The newest novel from Printz Honor author Rick Yancey, The 5th Wave was one of my most highly anticipated books of 2013; though it also was a book that I approached with a healthy dose of apprehension. The waves of hype accompanying this book is staggering, and as of late I’ve been burned by the dreaded hype machine.

Well, folks, I’m thrilled to tell you that The 5th Wave is the real deal. Rick Yancey delivers an alien invasion book that is both familiar and unique; unexpected in all the right places while still playing by the most gratifying genre tropes; stylistically beautiful without sacrificing any of the action that the blockbuster apocalypse novel demands.

In other words: The 5th Wave unequivocally kicks ass, and I loved the ride.

Inherent kitschiness of the numbered “waves” aside, the premise of this novel is utterly superb, and a science fiction mainstay. The aliens are here, and they are not friendly. While alien invasion stories have been done (and done, and done), The 5th Wave excels in the plotting and premise department because of its surprising narrative style and unique twists on the human genocide. Most alien invasion stories pick a single method of destruction (e.g. blue particle deathrays focused over the major cities and hubs of the world, tripods crawling, gassing and incinerating hapless humans in their wake), The 5th Wave shows an elaborately planned slow game from our alien conquerors: darkness, tidal waves, pestilence, and aliens wearing human flesh. The kicker, of course, is the eponymous 5th wave – will there be one, and if so, what form will it take? This is a terrifying reveal – one that isn’t exactly unexpected from the reader’s perspective, nevertheless horrific when you realize the brutal totality of the last wave of human extermination. While the alien motivations are familiar, the execution of this plan to eradicate humanity is ridiculously – terrifyingly – good.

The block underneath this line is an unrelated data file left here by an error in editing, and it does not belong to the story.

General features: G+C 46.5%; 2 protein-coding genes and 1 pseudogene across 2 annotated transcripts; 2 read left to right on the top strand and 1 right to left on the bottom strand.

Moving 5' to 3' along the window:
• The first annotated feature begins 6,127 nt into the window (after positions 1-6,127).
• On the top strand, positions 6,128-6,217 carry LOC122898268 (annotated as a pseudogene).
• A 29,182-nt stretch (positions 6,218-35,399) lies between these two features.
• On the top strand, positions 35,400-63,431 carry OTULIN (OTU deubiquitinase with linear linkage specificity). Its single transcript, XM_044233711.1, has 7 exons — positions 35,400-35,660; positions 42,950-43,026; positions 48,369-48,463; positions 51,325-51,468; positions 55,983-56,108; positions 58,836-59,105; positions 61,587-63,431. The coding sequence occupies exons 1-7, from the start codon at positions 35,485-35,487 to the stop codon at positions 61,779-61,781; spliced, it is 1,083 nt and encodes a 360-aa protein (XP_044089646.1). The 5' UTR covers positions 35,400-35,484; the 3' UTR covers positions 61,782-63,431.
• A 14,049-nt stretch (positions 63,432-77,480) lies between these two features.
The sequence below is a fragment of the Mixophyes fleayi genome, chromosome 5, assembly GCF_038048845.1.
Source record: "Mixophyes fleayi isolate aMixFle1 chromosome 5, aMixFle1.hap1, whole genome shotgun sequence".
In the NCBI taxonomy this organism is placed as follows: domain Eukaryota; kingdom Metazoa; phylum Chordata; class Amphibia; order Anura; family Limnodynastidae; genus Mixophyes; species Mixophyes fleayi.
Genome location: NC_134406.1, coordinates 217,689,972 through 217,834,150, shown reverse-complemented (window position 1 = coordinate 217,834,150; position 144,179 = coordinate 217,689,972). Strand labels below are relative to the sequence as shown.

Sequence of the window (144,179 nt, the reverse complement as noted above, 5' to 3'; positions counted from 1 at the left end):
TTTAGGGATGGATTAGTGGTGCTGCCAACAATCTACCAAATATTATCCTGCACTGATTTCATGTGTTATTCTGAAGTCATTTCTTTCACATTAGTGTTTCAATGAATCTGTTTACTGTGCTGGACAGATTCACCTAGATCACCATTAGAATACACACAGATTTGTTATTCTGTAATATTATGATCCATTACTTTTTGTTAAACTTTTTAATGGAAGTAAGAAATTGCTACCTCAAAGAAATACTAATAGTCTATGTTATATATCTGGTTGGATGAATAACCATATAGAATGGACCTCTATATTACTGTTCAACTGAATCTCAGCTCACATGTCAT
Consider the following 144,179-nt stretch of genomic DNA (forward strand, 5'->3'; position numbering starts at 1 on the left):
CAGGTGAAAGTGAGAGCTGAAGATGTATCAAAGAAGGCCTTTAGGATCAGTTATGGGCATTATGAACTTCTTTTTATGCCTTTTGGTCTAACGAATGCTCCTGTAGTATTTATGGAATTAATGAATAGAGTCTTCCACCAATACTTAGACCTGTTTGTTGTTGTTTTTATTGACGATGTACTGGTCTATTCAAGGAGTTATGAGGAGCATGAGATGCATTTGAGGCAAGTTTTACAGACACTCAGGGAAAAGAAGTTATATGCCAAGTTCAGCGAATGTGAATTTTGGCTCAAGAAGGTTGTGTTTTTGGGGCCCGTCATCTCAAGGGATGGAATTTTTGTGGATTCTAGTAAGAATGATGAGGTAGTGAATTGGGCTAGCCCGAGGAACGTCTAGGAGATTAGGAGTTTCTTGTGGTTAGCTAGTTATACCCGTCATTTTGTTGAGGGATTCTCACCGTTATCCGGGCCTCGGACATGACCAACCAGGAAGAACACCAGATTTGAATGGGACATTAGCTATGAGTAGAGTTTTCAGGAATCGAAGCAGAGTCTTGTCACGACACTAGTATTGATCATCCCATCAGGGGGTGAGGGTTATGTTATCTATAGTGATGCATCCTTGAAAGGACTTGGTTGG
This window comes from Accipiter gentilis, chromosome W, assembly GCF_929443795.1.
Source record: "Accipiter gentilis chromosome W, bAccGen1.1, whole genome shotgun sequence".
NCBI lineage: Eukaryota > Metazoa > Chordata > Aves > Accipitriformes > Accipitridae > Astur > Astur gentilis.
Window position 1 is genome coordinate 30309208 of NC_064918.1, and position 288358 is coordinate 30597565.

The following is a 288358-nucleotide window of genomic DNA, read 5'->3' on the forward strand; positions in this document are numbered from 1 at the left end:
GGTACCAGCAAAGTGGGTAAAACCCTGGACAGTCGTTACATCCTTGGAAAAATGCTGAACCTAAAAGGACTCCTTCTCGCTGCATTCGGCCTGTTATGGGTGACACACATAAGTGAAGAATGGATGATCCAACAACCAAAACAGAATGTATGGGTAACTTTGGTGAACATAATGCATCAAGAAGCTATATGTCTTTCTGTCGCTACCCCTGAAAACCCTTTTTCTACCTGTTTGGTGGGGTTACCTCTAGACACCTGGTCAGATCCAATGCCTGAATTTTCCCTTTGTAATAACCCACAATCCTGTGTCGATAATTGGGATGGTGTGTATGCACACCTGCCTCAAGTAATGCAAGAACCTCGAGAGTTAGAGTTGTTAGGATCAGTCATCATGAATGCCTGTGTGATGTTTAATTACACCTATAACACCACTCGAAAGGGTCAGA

A large part of the success of the premise and plot is thanks to the novel’s memorable and effective narrative style. While the description of the book suggests that this is Cassie’s first person story, it’s actually an alternating point of view adventure, involving not only Cassie, but her brother Sammy, and two other surprising perspectives along the way (I won’t spoil who or why they are surprising). Of course, Cassie is the star of the book, our heroine, who is terrified and so alone, but smart, funny, and so bloody determined to keep her promise and make her way to Sammy that it is heartbreaking in its plaintive desperation. This determination and survival instinct is, to me, what makes Cassie so memorable – there are so many chances for her to collapse of give up, so many turns where she could have been reduced to Insipid YA Dystopia Heroine. You know her. The sweet, pretty girl that (thanks to no action or intelligence of her own) manages to Save the Day and score the Superhot Dude of her Dreams without actually DOING anything or having to get her hands dirty. No, Cassiopeia has blood on her hands, and while she does become entangled in a bit of romantic nonsense, her story is not about being saved by the Hot Mysterious Guy – it’s about her promise to her younger brother, and her boiling rage at those who have killed everything she loves. I should also mention the other main character of this piece – a human young man that loses everything and is thrust into a supersoldier program, honing him and other survivors into hardened killing machines, hungry for revenge against the alien Others. This particular character’s story is as painful as Cassie’s, and while she recuperates from her near-fatal injury, it is his narrative that propels the story forward.